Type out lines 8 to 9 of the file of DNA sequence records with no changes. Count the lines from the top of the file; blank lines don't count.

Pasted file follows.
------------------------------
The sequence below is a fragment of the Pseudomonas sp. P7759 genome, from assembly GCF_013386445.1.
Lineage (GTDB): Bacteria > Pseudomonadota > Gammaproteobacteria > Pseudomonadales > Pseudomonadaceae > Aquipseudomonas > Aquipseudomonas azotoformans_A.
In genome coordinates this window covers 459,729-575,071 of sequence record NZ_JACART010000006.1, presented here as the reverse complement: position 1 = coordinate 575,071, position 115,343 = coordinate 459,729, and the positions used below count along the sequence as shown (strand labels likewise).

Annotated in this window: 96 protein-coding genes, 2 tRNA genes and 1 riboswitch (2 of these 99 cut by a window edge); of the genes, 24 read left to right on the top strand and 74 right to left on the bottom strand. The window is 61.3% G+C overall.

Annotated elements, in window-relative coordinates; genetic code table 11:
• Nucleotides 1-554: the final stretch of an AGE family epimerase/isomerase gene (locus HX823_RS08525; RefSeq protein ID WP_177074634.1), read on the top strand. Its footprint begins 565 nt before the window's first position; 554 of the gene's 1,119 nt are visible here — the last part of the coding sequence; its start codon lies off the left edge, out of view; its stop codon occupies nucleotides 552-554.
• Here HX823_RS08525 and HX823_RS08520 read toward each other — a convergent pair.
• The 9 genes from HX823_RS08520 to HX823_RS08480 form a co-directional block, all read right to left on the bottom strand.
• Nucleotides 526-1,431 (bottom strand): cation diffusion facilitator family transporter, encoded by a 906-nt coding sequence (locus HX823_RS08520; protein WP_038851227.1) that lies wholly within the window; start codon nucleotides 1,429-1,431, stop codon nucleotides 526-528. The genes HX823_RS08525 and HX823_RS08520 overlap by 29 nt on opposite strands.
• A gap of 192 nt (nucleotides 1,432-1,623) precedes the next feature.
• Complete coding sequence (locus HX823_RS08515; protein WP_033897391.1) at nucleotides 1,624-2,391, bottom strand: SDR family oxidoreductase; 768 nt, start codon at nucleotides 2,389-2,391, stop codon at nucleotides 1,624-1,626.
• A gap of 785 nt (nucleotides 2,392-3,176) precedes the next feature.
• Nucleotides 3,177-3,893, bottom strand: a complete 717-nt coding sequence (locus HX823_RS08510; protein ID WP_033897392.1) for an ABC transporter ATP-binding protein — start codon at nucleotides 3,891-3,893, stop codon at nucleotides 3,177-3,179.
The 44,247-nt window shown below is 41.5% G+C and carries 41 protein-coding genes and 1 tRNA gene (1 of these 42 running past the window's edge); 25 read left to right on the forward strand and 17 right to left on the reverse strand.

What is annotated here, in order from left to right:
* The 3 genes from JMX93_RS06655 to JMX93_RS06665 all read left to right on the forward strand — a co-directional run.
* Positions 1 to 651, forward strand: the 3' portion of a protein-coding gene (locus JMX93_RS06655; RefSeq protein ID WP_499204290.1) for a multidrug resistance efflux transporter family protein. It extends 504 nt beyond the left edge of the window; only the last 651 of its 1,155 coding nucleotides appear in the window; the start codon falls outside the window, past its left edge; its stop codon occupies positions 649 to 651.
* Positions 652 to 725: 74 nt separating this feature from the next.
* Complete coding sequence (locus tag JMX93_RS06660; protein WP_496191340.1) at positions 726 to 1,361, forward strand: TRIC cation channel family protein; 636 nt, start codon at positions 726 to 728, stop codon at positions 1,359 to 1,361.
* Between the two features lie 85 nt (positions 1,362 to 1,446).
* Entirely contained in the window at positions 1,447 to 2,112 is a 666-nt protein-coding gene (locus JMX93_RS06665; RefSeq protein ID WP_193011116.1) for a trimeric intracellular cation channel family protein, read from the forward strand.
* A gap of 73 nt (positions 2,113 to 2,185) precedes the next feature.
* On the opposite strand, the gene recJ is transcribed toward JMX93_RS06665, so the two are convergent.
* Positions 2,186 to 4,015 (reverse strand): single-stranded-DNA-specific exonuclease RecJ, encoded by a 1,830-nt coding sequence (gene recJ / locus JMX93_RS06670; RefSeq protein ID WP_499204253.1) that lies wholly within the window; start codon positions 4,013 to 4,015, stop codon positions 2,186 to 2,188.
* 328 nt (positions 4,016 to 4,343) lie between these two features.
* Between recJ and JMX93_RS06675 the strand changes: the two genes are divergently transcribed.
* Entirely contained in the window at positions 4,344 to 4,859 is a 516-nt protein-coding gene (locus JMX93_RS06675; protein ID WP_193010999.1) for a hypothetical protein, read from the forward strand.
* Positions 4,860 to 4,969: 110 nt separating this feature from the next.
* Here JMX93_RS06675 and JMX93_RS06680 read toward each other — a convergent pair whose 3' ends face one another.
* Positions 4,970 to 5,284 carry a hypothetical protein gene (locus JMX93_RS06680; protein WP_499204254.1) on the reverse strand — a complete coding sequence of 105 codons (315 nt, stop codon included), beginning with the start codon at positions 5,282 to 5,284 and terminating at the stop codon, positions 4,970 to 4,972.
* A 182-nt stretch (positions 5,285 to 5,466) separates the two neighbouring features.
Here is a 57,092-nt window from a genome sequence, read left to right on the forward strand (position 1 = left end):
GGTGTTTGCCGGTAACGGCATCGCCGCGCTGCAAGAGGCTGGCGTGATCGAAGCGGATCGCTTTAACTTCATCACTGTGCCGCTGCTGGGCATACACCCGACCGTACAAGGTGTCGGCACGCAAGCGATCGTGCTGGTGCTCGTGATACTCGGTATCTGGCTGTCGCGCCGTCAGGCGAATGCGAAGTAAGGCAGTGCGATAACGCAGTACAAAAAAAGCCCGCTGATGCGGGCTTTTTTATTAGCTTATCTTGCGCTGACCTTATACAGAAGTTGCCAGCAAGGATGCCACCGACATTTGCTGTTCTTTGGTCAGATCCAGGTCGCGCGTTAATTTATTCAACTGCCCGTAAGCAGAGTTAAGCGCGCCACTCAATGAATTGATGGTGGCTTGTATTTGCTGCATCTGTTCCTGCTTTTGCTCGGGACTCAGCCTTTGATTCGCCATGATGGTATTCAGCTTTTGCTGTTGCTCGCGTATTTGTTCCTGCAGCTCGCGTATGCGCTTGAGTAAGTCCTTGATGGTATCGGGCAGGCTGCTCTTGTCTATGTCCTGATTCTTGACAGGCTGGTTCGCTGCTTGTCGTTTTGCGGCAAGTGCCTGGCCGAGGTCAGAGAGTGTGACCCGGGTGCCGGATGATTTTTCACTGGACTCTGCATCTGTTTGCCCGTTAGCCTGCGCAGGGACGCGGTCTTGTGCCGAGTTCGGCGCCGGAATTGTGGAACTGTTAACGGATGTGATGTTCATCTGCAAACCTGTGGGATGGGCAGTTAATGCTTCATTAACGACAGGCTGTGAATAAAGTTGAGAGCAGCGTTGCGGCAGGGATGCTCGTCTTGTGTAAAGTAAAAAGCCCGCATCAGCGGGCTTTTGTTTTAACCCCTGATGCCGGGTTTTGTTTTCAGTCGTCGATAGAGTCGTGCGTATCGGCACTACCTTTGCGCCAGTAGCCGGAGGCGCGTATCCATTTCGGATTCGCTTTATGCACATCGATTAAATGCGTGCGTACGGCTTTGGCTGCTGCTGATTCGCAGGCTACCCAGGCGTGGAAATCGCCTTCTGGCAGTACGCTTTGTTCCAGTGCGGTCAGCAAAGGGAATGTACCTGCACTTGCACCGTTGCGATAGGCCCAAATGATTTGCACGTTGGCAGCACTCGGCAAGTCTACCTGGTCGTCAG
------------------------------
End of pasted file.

• The 9 genes from HX823_RS08520 to HX823_RS08480 form a co-directional block, all read right to left on the bottom strand.
• Nucleotides 526-1,431 (bottom strand): cation diffusion facilitator family transporter, encoded by a 906-nt coding sequence (locus HX823_RS08520; protein WP_038851227.1) that lies wholly within the window; start codon nucleotides 1,429-1,431, stop codon nucleotides 526-528. The genes HX823_RS08525 and HX823_RS08520 overlap by 29 nt on opposite strands.